practical reason


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practical reason

or

practical reasoning

n
1. (Logic) the faculty by which human beings determine how to act
2. (Philosophy) reasoning concerning the relative merits of actions
3. (Philosophy) the principles governing arguments which issue in actions or intentions to act
References in classic literature ?
Aided by a good deal of money, and directed by the suggestions of a strong and practical reason, his enterprise throve to a degree that the climate and rugged face of the country which he selected would seem to forbid.
Thus, to the German philosophers of the eighteenth century, the demands of the first French Revolution were nothing more than the demands of "Practical Reason" in general, and the utterance of the will of the revolutionary French bourgeoisie signified in their eyes the law of pure Will, of Will as it was bound to be, of true human Will generally.
Breakfast over he rose, and telling her the hour at which he might be expected to dinner, went off to the miller's in a mechanical pursuance of the plan of studying that business, which had been his only practical reason for coming here.
After all, the practical reason why, when the power is once in the hands of the people, a majority are permitted, and for a long period continue, to rule, is not because they are most likely to be in the right, nor because this seems fairest to the minority, but because they are physically the strongest.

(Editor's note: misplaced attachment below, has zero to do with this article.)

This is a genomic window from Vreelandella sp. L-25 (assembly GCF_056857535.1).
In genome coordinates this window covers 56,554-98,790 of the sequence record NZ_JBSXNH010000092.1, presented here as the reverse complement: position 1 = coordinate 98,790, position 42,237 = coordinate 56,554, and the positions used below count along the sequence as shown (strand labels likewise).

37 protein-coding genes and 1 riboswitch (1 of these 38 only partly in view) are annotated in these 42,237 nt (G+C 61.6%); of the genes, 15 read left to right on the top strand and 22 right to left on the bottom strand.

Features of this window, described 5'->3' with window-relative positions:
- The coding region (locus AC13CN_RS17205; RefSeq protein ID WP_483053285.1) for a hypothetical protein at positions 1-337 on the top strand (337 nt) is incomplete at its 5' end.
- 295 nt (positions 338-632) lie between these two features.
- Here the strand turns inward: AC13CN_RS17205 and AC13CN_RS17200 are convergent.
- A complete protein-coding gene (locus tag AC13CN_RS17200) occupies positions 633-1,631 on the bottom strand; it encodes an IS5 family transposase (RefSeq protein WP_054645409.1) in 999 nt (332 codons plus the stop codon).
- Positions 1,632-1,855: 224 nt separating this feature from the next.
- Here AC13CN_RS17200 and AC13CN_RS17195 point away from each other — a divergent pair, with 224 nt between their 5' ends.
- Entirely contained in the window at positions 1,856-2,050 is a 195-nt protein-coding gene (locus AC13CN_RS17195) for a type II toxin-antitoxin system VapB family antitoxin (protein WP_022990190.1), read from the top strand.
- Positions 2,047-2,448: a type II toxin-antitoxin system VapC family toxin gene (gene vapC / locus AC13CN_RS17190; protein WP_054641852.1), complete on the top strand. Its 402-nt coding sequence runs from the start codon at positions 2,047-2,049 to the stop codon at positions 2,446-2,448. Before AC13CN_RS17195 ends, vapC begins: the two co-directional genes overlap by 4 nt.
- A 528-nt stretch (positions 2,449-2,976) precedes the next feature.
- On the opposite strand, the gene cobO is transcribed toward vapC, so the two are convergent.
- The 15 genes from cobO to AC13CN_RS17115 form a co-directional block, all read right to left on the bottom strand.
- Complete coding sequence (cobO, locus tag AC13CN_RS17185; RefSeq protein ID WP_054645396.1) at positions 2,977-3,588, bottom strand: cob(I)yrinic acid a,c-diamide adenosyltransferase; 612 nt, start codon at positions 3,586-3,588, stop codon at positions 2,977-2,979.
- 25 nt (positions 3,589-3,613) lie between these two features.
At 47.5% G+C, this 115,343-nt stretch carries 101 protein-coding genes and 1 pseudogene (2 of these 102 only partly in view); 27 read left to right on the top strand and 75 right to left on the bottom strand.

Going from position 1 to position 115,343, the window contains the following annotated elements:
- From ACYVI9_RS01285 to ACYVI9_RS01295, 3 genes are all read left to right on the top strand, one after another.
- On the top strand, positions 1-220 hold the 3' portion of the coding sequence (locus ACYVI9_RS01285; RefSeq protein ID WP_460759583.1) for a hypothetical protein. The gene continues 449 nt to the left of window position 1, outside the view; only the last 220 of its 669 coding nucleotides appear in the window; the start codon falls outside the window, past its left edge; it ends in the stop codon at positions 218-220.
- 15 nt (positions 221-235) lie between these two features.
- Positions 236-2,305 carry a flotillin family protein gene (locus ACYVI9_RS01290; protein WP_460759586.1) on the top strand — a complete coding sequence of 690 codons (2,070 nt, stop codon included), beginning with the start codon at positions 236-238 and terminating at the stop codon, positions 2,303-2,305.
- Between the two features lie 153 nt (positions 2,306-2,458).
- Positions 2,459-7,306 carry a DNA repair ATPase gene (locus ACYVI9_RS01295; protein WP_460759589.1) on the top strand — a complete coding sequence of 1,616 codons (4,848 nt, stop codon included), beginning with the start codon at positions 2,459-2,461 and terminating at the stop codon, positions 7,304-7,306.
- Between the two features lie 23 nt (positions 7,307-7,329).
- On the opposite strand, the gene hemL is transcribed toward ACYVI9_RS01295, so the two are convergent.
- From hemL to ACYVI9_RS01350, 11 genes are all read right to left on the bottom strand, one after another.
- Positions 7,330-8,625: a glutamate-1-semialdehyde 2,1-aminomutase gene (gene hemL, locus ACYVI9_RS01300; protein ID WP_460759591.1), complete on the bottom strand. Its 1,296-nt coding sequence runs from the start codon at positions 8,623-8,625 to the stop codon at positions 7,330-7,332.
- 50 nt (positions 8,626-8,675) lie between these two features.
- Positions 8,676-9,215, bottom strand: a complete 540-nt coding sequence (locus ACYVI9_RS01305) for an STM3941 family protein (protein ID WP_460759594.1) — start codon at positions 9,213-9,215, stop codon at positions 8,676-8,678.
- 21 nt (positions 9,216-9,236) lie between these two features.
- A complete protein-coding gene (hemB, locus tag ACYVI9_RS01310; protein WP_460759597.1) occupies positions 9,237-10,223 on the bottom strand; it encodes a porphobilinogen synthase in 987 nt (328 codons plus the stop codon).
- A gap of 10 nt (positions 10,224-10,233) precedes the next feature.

After all, the practical reason why, when the power is once in the hands of the people, a majority are permitted, and for a long period continue, to rule is not because they are most likely to be in the right, nor because this seems fairest to the minority, but because they are physically the strongest.
In a book about practical reason, action, and emotion in German philosopher Immanuel Kant (1724-1804), Borges explores what the real importance of emotion was for Kant, and tries to show that he had considerable views about emotions and was not blind to their importance in action generally--that is, not moral action in particular, but action in general, including weak and even evil action.
According to a CNN report , the flames are built alongside the rails and are used for a very practical reason - to keep the trains running.
Using practical reason commits us to the Categorical Imperative, and from this we can derive specific duties and prohibitions.
When addressed by rules, law's subjects are supposed to do what the rules require rather than what they believe their first-order practical reason dictates that they do.
Even big fans of the polarizing but undeniably brilliant director might not know the practical reason behind the innovative syle of "JFK," that "The Doors" was originally visualized as a Fellini movie, or why Stone was sued for "incitement" after "Natural Born Killers" opened.
The attitude to practical reason, i.e., a special capacity guaranteeing an access to the objectively existing moral norms (values, or ends), is a useful criterion for classifying the views of moral and legal philosophers.
Knowledge and practical reason; Paul Ricoeur's way of thinking.

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